My watch list  

Mannan-binding lectin

Mannose-binding lectin (protein C) 2, soluble (opsonic defect)
PDB rendering based on 1hup.
Available structures: 1hup
Symbol(s) MBL2; COLEC1; HSMBPC; MBL; MBP; MBP1; MGC116832; MGC116833
External IDs OMIM: 154545 MGI: 96924 Homologene: 88328
RNA expression pattern

More reference expression data

Human Mouse
Entrez 4153 17195
Ensembl ENSG00000165471 ENSMUSG00000024863
Uniprot P11226 Q3UEK1
Refseq NM_000242 (mRNA)
NP_000233 (protein)
NM_010776 (mRNA)
NP_034906 (protein)
Location Chr 10: 54.2 - 54.2 Mb Chr 19: 30.3 - 30.31 Mb
Pubmed search [1] [2]

Mannose binding lectin (MBL), also named mannose- or mannan-binding protein (MBP), is an important factor in innate immunity.



MBL belongs to the class of collectins in the C-type lectin superfamily, whose function appears to be pattern recognition in the first line of defense in the pre-immune host.

MBL recognizes carbohydrate patterns, found on the surface of a large number of pathogenic micro-organisms, including bacteria, viruses, protozoa and fungi.

Binding of MBL to a micro-organism results in activation of the lectin pathway of the complement system.


MBL has an oligomeric structure (400-700 kDa), built of subunits that contain three identical peptide chains of 32 kDa each.

Although MBL can form several oligomeric forms, there are indications that dimers and trimers are not biologically active and at least a tetramer form is needed for activation of complement.


The complement system can be activated through three pathways the classical pathway, the alternative pathway, and the mannose-binding (MB) lectin pathway. The most-recently discovered mannose-binding lectin pathway activates complement through the mannose-binding lectin protein. MBL binds to carbohydrates found on the surface of many pathogens.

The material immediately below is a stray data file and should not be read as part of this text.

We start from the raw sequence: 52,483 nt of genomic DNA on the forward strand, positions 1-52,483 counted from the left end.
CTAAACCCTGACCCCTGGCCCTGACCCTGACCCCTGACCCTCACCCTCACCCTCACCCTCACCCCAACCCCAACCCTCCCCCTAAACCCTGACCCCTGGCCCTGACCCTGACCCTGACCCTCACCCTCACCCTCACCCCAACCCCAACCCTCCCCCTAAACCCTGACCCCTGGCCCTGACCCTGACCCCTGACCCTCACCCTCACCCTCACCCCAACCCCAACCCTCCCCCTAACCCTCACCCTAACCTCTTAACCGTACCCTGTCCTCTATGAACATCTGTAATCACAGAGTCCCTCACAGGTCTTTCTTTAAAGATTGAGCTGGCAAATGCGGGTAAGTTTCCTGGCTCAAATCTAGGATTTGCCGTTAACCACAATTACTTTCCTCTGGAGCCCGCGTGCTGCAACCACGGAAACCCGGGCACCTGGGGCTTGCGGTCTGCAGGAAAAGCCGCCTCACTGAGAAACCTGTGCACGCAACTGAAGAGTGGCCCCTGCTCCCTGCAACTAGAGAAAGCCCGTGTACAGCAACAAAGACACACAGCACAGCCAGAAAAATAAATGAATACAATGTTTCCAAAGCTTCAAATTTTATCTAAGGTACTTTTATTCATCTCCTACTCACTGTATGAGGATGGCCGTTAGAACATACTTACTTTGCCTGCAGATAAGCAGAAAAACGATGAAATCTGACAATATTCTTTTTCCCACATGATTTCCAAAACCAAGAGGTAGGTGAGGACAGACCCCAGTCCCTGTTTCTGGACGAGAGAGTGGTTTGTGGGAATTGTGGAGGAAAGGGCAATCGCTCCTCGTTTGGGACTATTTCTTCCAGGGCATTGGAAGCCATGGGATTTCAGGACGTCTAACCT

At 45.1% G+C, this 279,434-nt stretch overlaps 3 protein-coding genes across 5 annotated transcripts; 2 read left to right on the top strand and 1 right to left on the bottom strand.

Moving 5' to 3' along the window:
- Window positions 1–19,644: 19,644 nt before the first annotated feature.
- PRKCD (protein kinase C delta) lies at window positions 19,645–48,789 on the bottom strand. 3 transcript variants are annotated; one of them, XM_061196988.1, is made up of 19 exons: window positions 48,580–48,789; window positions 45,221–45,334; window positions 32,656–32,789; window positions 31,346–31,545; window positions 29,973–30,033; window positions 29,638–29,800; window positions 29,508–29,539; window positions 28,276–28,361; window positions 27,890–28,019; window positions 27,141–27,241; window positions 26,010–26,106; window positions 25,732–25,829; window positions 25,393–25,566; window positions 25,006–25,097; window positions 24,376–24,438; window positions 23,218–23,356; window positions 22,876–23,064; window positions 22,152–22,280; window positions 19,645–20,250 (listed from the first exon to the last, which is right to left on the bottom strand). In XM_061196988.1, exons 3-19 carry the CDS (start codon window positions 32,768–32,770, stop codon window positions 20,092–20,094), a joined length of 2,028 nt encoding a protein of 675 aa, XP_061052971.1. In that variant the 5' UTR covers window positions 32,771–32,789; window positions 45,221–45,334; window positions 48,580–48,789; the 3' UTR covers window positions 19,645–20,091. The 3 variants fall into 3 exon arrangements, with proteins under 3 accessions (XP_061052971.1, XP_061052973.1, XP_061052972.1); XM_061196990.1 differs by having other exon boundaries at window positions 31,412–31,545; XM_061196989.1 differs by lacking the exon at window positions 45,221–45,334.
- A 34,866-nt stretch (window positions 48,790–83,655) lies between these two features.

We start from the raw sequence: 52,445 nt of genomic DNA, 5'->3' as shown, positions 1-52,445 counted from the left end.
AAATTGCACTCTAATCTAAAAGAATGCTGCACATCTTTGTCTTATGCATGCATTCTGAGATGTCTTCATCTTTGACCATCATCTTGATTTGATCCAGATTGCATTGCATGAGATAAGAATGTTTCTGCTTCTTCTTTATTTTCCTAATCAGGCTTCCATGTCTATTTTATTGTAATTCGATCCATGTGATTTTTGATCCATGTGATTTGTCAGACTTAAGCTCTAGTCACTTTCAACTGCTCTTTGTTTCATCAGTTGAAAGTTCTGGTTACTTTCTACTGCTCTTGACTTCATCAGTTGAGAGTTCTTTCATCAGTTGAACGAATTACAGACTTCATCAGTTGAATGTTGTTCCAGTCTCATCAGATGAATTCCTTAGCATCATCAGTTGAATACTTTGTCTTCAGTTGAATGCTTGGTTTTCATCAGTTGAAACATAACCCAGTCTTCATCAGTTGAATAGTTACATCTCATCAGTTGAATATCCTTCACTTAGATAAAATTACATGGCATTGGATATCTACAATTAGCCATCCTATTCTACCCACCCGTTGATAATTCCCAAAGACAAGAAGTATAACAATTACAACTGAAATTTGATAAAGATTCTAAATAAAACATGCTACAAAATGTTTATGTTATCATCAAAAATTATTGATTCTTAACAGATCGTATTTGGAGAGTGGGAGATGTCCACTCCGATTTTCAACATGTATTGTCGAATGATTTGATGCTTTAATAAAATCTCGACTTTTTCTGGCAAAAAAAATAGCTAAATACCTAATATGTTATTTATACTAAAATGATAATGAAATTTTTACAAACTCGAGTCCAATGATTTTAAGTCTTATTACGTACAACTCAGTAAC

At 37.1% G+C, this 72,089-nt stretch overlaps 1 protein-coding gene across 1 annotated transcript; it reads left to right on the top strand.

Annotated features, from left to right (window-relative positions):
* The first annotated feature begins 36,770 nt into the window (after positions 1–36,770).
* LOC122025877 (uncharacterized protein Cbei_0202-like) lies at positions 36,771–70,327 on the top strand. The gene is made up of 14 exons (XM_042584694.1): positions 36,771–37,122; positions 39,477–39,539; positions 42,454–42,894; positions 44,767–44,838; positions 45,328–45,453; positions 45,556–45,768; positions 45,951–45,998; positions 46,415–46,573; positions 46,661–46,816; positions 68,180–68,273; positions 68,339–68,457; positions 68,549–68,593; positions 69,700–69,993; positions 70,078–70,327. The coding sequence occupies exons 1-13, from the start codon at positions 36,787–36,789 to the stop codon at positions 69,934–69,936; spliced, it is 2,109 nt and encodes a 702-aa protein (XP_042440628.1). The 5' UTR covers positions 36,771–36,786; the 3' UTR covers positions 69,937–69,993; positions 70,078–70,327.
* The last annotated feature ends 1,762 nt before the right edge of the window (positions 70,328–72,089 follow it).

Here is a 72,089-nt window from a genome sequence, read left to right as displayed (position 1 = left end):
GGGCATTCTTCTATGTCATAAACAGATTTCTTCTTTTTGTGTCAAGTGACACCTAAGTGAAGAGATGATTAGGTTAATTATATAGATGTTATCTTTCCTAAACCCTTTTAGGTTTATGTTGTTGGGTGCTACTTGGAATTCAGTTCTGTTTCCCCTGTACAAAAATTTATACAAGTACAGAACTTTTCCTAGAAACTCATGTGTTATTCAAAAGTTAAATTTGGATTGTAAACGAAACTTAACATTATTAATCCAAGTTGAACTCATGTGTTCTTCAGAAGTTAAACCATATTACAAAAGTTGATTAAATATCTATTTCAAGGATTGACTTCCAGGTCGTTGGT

For example, MBL has been show to bind to:


MBL in the blood is complexed with (bound to) another protein, a serine protease called MASP-2 (MBL-associated serine protease).

In order to activate the complement system when MBL binds to its target (for example, mannose on the surface of a bacterium), the MASP protein functions to cleave the blood protein C4 into C4a and C4b. The C4b fragments can then bind to the surface of the bacterium, and initiate the formation of a C3 convertase.

The subsequent complement cascade catalyzed by C3 convertase results in creating a membrane attack complex, which causes lysis of the pathogen that MBL bound to.

Clinical significance

It is produced in the liver as a response to infection, and is part of many other factors termed acute phase proteins.


    Further reading

    • Fraser IP, Koziel H, Ezekowitz RA (1998). "The serum mannose-binding protein and the macrophage mannose receptor are pattern recognition molecules that link innate and adaptive immunity.". Semin. Immunol. 10 (5): 363-72. doi:10.1006/smim.1998.0141. PMID 9799711.
    • Ji X, Gewurz H, Spear GT (2005). "Mannose binding lectin (MBL) and HIV.". Mol. Immunol. 42 (2): 145-52. doi:10.1016/j.molimm.2004.06.015. PMID 15488604.
    • Worthley DL, Bardy PG, Mullighan CG (2005). "Mannose-binding lectin: biology and clinical implications.". Internal medicine journal 35 (9): 548-55. doi:10.1111/j.1445-5994.2005.00908.x. PMID 16105157.
    • Worthley DL, Bardy PG, Gordon DL, Mullighan CG (2007). "Mannose-binding lectin and maladies of the bowel and liver.". World J. Gastroenterol. 12 (40): 6420-8. PMID 17072973.

    This article is licensed under the GNU Free Documentation License. It uses material from the Wikipedia article "Mannan-binding_lectin". A list of authors is available in Wikipedia.
    Your browser is not current. Microsoft Internet Explorer 6.0 does not support some functions on Chemie.DE